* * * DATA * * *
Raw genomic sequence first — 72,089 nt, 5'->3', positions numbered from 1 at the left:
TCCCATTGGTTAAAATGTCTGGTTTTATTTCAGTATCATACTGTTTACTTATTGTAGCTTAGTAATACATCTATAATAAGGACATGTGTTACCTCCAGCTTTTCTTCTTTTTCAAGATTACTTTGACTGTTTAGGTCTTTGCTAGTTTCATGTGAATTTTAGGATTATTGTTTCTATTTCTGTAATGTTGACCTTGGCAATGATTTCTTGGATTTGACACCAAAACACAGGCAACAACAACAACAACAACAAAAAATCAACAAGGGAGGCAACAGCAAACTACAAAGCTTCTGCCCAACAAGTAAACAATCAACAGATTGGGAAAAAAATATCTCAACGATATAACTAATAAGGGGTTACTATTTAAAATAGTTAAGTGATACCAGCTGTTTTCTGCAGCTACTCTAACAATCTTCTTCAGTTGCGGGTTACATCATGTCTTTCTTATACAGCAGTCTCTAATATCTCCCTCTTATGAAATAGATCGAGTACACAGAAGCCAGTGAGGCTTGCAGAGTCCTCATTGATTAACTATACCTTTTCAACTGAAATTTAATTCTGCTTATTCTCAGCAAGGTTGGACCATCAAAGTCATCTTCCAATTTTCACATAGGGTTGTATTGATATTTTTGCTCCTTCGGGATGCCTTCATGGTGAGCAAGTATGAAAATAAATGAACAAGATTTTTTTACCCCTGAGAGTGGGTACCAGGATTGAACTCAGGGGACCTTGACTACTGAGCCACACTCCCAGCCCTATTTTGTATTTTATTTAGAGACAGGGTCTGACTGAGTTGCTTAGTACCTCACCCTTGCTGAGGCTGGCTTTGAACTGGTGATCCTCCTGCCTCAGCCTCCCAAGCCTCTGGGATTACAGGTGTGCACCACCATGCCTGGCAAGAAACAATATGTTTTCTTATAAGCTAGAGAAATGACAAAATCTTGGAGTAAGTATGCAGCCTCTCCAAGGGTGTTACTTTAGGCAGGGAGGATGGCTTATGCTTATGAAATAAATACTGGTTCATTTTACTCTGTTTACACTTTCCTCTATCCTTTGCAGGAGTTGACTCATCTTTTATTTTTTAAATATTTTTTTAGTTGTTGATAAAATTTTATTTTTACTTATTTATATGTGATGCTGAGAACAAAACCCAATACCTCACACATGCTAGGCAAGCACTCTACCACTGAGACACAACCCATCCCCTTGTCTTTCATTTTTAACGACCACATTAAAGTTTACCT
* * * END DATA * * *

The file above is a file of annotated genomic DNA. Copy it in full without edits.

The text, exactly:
Raw genomic sequence first — 72,089 nt, 5'->3', positions numbered from 1 at the left:
TCCCATTGGTTAAAATGTCTGGTTTTATTTCAGTATCATACTGTTTACTTATTGTAGCTTAGTAATACATCTATAATAAGGACATGTGTTACCTCCAGCTTTTCTTCTTTTTCAAGATTACTTTGACTGTTTAGGTCTTTGCTAGTTTCATGTGAATTTTAGGATTATTGTTTCTATTTCTGTAATGTTGACCTTGGCAATGATTTCTTGGATTTGACACCAAAACACAGGCAACAACAACAACAACAACAAAAAATCAACAAGGGAGGCAACAGCAAACTACAAAGCTTCTGCCCAACAAGTAAACAATCAACAGATTGGGAAAAAAATATCTCAACGATATAACTAATAAGGGGTTACTATTTAAAATAGTTAAGTGATACCAGCTGTTTTCTGCAGCTACTCTAACAATCTTCTTCAGTTGCGGGTTACATCATGTCTTTCTTATACAGCAGTCTCTAATATCTCCCTCTTATGAAATAGATCGAGTACACAGAAGCCAGTGAGGCTTGCAGAGTCCTCATTGATTAACTATACCTTTTCAACTGAAATTTAATTCTGCTTATTCTCAGCAAGGTTGGACCATCAAAGTCATCTTCCAATTTTCACATAGGGTTGTATTGATATTTTTGCTCCTTCGGGATGCCTTCATGGTGAGCAAGTATGAAAATAAATGAACAAGATTTTTTTACCCCTGAGAGTGGGTACCAGGATTGAACTCAGGGGACCTTGACTACTGAGCCACACTCCCAGCCCTATTTTGTATTTTATTTAGAGACAGGGTCTGACTGAGTTGCTTAGTACCTCACCCTTGCTGAGGCTGGCTTTGAACTGGTGATCCTCCTGCCTCAGCCTCCCAAGCCTCTGGGATTACAGGTGTGCACCACCATGCCTGGCAAGAAACAATATGTTTTCTTATAAGCTAGAGAAATGACAAAATCTTGGAGTAAGTATGCAGCCTCTCCAAGGGTGTTACTTTAGGCAGGGAGGATGGCTTATGCTTATGAAATAAATACTGGTTCATTTTACTCTGTTTACACTTTCCTCTATCCTTTGCAGGAGTTGACTCATCTTTTATTTTTTAAATATTTTTTTAGTTGTTGATAAAATTTTATTTTTACTTATTTATATGTGATGCTGAGAACAAAACCCAATACCTCACACATGCTAGGCAAGCACTCTACCACTGAGACACAACCCATCCCCTTGTCTTTCATTTTTAACGACCACATTAAAGTTTACCT